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Butterflies of Africa
Indigo Ciliate Blue
Anthene rubricinctus  HOLLAND, 1891
Family - LYCAENIDAE
subfamily - POLYOMMATINAE
Tribe - LYCAENESTHINI
Anthene rubricinctus, Bobiri forest, Ghana Adrian Hoskins
Introduction
The genus Anthene comprises of about 132 species. It includes the subgenera Neurellipes, Triclema and Neurypexina although some workers treat these as distinct genera. The genus is centred on the Afrotropical region where there are 123 species. There are also 8 species found in south-east Asia and 1 species which is endemic to Australia.
All Anthene species have three short tails on the hindwing. The uppersides of most species are dark brown, with the males having an indigo or violet sheen. In some species however both sexes have bright metallic orange uppersides with dark brown borders. The undersides are quite variable, e.g. rubricinctus is plain brown with light markings, lachares has a contrasty irregular zebra-like pattern of dark brown and white, larydas is marbled in shades of brown and white, and liodes is white with faint maculae. One characteristic shared by all species however is the group of 2 or 3 tornal spots. These are black, studded with blue scales, and almost enclosed by an orange crescent.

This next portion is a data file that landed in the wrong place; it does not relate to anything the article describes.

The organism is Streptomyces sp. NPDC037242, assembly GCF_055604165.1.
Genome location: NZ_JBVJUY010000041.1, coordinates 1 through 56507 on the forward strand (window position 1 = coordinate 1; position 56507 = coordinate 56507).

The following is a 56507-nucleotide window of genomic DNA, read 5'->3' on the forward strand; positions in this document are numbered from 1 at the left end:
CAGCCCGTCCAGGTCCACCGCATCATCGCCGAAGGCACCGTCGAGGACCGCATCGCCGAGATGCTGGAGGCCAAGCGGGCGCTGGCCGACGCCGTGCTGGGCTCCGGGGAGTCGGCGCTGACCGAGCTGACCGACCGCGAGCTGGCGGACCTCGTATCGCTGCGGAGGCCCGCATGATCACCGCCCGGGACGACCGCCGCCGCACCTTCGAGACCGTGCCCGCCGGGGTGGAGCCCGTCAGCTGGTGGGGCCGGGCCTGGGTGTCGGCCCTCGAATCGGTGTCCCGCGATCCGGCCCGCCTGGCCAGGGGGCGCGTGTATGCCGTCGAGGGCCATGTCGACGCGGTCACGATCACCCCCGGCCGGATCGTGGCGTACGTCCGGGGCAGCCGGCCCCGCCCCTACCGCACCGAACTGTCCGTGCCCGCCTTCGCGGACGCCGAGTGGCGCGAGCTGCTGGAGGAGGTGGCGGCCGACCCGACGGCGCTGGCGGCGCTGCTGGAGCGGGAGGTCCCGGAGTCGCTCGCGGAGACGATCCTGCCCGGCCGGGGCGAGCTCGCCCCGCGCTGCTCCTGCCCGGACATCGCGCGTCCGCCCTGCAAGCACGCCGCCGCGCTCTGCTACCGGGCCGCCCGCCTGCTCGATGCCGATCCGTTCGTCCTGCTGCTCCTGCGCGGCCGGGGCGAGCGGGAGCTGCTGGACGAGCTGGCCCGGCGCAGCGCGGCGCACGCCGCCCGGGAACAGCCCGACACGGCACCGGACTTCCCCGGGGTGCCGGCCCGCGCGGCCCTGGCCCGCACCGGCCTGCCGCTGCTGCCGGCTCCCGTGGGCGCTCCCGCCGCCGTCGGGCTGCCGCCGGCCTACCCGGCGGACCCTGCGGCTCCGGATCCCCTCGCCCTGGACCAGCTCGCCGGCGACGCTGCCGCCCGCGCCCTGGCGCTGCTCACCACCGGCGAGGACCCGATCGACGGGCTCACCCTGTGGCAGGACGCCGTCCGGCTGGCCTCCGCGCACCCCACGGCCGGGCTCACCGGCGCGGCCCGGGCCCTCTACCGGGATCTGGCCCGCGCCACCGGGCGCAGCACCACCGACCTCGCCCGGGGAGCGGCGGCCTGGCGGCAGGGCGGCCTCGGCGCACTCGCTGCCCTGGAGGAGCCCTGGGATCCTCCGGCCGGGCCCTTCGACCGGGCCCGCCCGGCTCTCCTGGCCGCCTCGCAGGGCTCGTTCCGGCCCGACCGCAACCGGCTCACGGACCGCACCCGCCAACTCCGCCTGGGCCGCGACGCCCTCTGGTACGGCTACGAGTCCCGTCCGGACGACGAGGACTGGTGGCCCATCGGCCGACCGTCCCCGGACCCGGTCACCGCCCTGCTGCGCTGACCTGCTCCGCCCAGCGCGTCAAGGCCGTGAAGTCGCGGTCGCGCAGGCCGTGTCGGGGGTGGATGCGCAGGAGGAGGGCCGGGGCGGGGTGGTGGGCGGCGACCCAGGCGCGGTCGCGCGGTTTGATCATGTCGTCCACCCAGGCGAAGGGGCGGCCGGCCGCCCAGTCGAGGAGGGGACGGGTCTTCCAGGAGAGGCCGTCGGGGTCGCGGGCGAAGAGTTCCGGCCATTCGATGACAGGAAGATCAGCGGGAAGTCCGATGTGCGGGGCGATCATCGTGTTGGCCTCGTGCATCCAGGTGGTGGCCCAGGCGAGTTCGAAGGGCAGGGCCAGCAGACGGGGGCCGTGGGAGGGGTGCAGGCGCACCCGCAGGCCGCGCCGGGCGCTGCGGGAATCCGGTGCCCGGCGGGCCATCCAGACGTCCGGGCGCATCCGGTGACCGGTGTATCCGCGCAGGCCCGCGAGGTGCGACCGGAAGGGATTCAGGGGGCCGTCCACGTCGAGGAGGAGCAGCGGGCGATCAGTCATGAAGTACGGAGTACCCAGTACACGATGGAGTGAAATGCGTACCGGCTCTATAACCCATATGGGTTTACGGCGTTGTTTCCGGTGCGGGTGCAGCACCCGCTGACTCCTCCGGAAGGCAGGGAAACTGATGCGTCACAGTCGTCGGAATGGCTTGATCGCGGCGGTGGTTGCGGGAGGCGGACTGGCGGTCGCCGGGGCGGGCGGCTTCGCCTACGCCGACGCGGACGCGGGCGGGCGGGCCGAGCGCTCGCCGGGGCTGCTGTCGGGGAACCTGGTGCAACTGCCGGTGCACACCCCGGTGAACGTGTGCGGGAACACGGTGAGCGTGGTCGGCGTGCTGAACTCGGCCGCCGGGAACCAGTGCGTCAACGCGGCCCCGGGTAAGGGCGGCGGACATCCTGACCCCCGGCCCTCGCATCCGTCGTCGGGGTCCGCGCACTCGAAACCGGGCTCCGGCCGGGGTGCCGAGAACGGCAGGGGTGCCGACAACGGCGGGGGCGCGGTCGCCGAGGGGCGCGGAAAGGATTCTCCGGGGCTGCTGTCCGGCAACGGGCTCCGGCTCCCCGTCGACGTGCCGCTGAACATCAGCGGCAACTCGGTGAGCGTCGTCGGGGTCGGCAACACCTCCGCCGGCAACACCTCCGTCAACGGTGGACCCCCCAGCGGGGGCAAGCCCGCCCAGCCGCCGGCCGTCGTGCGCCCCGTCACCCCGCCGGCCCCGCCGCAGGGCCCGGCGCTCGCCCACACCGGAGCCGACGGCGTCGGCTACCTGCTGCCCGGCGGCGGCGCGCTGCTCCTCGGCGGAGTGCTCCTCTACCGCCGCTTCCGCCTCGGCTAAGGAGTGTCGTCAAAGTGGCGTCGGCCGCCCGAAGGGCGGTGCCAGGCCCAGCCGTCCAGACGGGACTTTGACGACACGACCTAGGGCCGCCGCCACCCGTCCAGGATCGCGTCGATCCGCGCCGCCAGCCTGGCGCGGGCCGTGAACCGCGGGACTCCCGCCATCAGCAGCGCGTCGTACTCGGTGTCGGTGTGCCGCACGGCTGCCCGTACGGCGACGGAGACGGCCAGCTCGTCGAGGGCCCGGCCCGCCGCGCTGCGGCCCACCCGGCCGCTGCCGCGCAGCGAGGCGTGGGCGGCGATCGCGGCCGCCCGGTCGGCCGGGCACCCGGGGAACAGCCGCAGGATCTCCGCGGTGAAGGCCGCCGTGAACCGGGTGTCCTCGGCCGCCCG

Anthene rubricinctus is distributed from Sierra Leone to Angola and Malawi.
Habitats
This species is found in relatively open woodland habitats including along roadsides and the edges of wide trails.
Lifecycle
The larva has been reared in captivity on Pterocarpus ( Fabaceae ), but the foodplant used in the wild state is unknown.
Adult behaviour

The adults are usually found in two's and three's, often sharing their habitats with larydas, but while males of the latter tend to gather to imbibe moisture from patches of damp ground, rubricinctus are more often seen perching on low foliage or on rocks, where they await passing females.

 

 

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